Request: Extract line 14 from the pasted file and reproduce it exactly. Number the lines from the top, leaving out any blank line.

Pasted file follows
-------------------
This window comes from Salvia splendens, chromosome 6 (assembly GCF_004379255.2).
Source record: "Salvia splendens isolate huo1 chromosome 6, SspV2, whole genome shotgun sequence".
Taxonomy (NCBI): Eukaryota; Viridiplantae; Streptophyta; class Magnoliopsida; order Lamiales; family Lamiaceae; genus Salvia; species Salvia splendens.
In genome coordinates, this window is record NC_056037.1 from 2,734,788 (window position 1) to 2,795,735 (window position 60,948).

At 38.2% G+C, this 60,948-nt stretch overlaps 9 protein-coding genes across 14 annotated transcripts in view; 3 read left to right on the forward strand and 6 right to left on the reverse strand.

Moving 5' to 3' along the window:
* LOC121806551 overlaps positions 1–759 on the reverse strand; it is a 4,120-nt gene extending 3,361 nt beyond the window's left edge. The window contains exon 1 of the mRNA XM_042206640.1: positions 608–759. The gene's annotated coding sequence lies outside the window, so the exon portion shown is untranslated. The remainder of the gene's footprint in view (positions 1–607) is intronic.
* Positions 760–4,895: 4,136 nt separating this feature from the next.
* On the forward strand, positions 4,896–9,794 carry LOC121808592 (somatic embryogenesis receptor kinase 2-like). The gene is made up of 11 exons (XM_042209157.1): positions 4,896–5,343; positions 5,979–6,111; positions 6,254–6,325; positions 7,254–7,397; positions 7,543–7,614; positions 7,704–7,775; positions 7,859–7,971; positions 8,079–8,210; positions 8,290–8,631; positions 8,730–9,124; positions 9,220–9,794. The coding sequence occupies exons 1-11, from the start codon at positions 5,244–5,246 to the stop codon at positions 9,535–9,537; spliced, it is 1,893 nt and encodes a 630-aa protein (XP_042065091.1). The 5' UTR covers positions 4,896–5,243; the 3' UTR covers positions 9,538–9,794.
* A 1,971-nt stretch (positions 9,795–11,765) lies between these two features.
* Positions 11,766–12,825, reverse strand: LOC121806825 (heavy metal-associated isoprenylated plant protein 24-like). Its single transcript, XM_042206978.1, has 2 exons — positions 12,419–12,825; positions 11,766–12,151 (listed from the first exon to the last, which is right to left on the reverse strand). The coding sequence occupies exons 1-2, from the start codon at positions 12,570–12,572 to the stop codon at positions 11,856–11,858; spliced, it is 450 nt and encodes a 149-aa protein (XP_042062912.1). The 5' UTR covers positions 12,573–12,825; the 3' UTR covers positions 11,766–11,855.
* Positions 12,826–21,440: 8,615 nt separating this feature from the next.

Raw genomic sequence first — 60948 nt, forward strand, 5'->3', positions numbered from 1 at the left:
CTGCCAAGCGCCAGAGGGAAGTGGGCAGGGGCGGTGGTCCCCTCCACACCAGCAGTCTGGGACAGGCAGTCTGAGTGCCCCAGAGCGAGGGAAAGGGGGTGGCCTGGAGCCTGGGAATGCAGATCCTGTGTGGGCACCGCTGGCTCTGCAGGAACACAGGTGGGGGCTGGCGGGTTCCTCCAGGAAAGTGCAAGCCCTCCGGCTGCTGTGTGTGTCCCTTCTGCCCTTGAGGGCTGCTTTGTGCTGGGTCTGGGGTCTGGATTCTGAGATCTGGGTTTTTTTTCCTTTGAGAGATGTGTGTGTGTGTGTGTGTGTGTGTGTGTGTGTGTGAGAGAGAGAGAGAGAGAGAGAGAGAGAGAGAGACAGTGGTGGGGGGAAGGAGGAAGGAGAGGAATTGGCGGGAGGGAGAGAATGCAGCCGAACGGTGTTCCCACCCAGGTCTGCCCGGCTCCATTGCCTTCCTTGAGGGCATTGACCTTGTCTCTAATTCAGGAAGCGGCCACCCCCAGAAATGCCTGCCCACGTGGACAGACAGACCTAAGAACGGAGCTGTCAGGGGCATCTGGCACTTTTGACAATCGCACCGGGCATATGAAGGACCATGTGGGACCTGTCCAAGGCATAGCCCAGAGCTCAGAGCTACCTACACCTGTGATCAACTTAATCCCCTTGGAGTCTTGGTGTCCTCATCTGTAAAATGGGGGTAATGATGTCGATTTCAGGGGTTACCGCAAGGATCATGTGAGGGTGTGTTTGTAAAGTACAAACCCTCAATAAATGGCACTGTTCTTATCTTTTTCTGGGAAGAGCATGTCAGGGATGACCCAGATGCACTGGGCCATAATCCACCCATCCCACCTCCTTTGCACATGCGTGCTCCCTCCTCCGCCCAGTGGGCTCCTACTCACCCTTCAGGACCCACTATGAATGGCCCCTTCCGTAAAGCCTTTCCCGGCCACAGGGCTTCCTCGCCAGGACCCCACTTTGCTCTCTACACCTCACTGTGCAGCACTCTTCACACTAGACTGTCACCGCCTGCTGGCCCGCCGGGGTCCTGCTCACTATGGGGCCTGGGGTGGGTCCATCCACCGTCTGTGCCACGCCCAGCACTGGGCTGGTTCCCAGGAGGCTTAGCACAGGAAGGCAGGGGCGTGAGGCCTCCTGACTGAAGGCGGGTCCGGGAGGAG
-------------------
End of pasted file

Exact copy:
CTGCCAAGCGCCAGAGGGAAGTGGGCAGGGGCGGTGGTCCCCTCCACACCAGCAGTCTGGGACAGGCAGTCTGAGTGCCCCAGAGCGAGGGAAAGGGGGTGGCCTGGAGCCTGGGAATGCAGATCCTGTGTGGGCACCGCTGGCTCTGCAGGAACACAGGTGGGGGCTGGCGGGTTCCTCCAGGAAAGTGCAAGCCCTCCGGCTGCTGTGTGTGTCCCTTCTGCCCTTGAGGGCTGCTTTGTGCTGGGTCTGGGGTCTGGATTCTGAGATCTGGGTTTTTTTTCCTTTGAGAGATGTGTGTGTGTGTGTGTGTGTGTGTGTGTGTGTGTGAGAGAGAGAGAGAGAGAGAGAGAGAGAGAGAGACAGTGGTGGGGGGAAGGAGGAAGGAGAGGAATTGGCGGGAGGGAGAGAATGCAGCCGAACGGTGTTCCCACCCAGGTCTGCCCGGCTCCATTGCCTTCCTTGAGGGCATTGACCTTGTCTCTAATTCAGGAAGCGGCCACCCCCAGAAATGCCTGCCCACGTGGACAGACAGACCTAAGAACGGAGCTGTCAGGGGCATCTGGCACTTTTGACAATCGCACCGGGCATATGAAGGACCATGTGGGACCTGTCCAAGGCATAGCCCAGAGCTCAGAGCTACCTACACCTGTGATCAACTTAATCCCCTTGGAGTCTTGGTGTCCTCATCTGTAAAATGGGGGTAATGATGTCGATTTCAGGGGTTACCGCAAGGATCATGTGAGGGTGTGTTTGTAAAGTACAAACCCTCAATAAATGGCACTGTTCTTATCTTTTTCTGGGAAGAGCATGTCAGGGATGACCCAGATGCACTGGGCCATAATCCACCCATCCCACCTCCTTTGCACATGCGTGCTCCCTCCTCCGCCCAGTGGGCTCCTACTCACCCTTCAGGACCCACTATGAATGGCCCCTTCCGTAAAGCCTTTCCCGGCCACAGGGCTTCCTCGCCAGGACCCCACTTTGCTCTCTACACCTCACTGTGCAGCACTCTTCACACTAGACTGTCACCGCCTGCTGGCCCGCCGGGGTCCTGCTCACTATGGGGCCTGGGGTGGGTCCATCCACCGTCTGTGCCACGCCCAGCACTGGGCTGGTTCCCAGGAGGCTTAGCACAGGAAGGCAGGGGCGTGAGGCCTCCTGACTGAAGGCGGGTCCGGGAGGAG